“I chose to write my book because my father died of a heart attack as the result of smoking” says CU Denver Associate Philosophy Professor Candice Shelby. “My mother died on a ventilator after suffering from an addiction to prescription pills; and my sister died at 42 from street drugs.”
Shelby’s recently published book, Addiction, examines the complex causes of a phenomenon that is often misunderstood.
“At the bottom of many addiction disorders is anxiety or depression,” says Shelby. “A person for whom the world feels dangerous and scary and who ingests a substance that has a calming effect or has sex, or wins a gamble, feels a vast difference between his or her norm and their state after use. The more these positive effects are felt, the more the substance or activity will come to mean relief, safety, or exaltation. It’s important to understand that addiction is not a single thing, it’s a complex group of disorders.”
Professionals in the field of mental health hold a variety of viewpoints as to the causes of addiction, yet most agree that environmental factors play a role. Assistant professor of psychology at the University of Colorado Denver, Erik Oleson, says that stress is a powerful driver behind disorders and that the availability of substances also impacts usage.
“Stress is a big risk factor in our society,” says Oleson. “Learning healthy approaches to deal with it can help reduce susceptibility to addiction, but there are no quick fixes. Alcohol is the most abused drug in the United States because it is the most accessible drug—it is also quite cheap. Who doesn’t want a beer, the world’s oldest anxiolytic, after a stressful day? Opiates are a rising problem because of the accessibility of prescription narcotics and a new wave of heroin hitting the streets that is potent, accessible and relatively cheap. Cannabis use will likely increase in the Denver area because the drug is more available.”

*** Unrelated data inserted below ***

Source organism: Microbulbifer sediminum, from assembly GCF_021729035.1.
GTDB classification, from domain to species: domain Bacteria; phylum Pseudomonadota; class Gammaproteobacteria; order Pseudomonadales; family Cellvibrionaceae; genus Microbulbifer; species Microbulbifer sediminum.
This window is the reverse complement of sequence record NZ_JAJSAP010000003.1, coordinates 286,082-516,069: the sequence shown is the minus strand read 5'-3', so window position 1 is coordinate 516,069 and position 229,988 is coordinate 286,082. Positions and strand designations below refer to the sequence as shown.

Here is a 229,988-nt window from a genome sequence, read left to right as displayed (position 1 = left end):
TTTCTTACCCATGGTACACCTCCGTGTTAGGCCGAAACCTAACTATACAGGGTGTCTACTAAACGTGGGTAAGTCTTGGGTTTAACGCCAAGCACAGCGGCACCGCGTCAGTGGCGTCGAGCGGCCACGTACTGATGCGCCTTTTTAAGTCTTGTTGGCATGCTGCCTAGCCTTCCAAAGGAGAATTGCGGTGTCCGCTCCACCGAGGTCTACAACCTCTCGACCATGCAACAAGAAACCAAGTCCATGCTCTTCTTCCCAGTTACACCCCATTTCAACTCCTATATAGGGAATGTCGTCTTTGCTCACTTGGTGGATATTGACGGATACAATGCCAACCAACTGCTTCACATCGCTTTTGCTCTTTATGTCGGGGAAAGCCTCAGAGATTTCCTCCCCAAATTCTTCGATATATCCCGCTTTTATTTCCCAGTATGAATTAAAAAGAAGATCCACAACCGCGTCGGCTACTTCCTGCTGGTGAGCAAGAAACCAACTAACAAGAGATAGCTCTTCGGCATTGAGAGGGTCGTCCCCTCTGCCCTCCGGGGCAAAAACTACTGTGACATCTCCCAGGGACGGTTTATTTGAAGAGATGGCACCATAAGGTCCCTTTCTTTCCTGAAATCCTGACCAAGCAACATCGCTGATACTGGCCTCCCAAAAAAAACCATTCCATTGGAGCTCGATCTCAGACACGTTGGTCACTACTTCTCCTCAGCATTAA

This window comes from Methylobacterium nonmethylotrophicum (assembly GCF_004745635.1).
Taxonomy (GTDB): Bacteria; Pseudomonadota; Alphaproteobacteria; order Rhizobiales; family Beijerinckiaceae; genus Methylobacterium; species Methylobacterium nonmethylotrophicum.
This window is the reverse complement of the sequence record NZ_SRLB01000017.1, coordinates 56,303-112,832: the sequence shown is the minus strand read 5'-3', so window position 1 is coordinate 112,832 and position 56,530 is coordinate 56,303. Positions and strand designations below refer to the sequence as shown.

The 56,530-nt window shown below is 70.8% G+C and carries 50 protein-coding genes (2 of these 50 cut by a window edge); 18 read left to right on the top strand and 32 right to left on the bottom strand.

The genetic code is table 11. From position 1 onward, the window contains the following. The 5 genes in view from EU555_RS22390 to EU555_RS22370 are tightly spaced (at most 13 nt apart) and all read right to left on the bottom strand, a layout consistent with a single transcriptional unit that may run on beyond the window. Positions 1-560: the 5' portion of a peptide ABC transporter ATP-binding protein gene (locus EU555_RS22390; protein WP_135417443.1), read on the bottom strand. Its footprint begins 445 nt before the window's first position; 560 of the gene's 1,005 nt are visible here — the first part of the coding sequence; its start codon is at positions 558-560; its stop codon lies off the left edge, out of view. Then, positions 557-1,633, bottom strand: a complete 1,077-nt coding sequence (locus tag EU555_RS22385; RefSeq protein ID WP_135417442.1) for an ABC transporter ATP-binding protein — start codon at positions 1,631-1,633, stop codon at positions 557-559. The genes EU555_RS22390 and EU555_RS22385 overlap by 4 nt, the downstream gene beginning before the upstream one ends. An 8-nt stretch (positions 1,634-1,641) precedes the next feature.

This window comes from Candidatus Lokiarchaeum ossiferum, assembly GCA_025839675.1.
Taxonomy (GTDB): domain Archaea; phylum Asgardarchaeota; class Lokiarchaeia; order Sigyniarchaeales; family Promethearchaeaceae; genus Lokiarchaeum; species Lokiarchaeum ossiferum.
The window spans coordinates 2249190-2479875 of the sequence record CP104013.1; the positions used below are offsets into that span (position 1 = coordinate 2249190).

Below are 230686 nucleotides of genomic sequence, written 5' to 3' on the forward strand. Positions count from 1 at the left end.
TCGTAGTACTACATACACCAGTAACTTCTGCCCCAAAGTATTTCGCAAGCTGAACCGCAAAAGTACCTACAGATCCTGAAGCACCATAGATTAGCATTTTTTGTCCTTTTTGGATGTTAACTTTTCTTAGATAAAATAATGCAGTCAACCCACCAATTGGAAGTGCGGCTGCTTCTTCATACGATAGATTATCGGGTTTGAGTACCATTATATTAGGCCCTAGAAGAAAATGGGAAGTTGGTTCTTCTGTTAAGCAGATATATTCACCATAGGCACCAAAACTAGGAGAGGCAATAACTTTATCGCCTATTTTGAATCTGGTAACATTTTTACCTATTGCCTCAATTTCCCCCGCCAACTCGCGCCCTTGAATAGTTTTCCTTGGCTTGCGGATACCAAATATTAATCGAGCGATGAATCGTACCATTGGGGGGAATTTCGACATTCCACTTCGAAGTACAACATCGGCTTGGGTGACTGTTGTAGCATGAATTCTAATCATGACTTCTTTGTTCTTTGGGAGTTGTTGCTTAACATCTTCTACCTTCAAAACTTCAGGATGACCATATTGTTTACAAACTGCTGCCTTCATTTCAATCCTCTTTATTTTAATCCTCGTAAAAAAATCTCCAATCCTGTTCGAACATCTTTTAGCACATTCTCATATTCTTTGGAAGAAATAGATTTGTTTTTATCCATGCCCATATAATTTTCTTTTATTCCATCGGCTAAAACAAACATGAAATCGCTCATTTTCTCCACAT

Choice of substance or activity aside, many addicts would agree that the source of their issues run deep and that getting beyond their problem is no small feat.
“There was a lot behind the scenes that I had to clean up and deal with,” says Tom, a recovering alcoholic who asked not to use his full name and who has been sober for the past four years. “I guess I just wasn’t comfortable in my own skin. Alcohol provided an amazing solution. Drinking smoothed things out. It made me not have to deal with myself. It’s one of the age-old adages. You stop maturing at the point when you begin drinking alcoholically. The toughest part of sobering up was having to walk through my social awkwardness and my various moods all on life’s terms.”
Tom struggled with his drinking for years and finally reached out to his family, who initially were supportive. “The problems came when I wasn’t successful after my first rehab,” he explains. “My mother completely cut me off when I didn’t stay sober. Once when I was stuck in a psych ward, they called her and I was on speaker, she said, ‘throw away the key.’”
Families and friends of addicts wonder how to best assist loved ones who wrestle with addictions and the answer isn’t always clear. Some therapists suggest tough love, while others say a good approach is to simply be there for them. According to Denver Rose Medical Center clinical psychologist Susan Heitler, author of the book Prescriptions Without Pills: For Relief from Depression, Anger, Anxiety and More, addicts tend to be more motivated by what might be construed as negative input. “ Saying ‘I love you’ can have less impact than saying ‘I’m leaving,’ ” she says. “It’s tough on relationships.”